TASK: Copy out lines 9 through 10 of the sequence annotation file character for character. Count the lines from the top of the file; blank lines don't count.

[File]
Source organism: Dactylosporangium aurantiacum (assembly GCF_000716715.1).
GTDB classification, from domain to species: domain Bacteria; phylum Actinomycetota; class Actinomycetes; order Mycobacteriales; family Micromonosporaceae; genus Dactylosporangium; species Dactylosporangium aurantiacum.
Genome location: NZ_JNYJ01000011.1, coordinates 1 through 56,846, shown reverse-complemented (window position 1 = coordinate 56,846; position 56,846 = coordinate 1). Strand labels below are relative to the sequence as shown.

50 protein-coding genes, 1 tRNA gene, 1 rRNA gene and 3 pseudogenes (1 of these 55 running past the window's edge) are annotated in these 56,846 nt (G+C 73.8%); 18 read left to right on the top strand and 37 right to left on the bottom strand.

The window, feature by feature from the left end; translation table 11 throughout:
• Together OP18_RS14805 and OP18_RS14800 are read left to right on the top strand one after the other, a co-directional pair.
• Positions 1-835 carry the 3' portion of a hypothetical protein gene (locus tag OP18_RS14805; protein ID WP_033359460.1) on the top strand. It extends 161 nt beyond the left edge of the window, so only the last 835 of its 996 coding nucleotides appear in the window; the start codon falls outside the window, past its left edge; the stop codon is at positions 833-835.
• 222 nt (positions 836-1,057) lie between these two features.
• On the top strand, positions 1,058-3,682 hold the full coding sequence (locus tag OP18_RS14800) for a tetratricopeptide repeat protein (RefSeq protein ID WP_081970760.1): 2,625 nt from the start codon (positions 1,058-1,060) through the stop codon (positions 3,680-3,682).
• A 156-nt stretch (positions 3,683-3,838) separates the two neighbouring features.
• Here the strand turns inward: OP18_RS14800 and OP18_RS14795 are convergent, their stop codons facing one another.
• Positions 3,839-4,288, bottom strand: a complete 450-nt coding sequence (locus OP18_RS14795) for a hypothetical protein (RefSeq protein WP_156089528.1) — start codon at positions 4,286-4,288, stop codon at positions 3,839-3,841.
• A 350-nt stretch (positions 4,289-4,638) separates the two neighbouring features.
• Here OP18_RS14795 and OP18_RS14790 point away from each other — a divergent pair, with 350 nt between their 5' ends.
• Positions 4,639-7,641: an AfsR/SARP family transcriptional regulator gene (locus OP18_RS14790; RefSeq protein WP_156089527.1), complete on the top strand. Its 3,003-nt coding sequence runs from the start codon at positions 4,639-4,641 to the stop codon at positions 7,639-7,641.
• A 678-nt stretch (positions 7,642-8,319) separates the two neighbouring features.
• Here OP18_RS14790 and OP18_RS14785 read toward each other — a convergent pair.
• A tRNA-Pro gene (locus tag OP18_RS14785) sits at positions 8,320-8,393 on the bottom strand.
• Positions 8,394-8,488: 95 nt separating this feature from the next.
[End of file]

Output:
• On the top strand, positions 1,058-3,682 hold the full coding sequence (locus tag OP18_RS14800) for a tetratricopeptide repeat protein (RefSeq protein ID WP_081970760.1): 2,625 nt from the start codon (positions 1,058-1,060) through the stop codon (positions 3,680-3,682).
• A 156-nt stretch (positions 3,683-3,838) separates the two neighbouring features.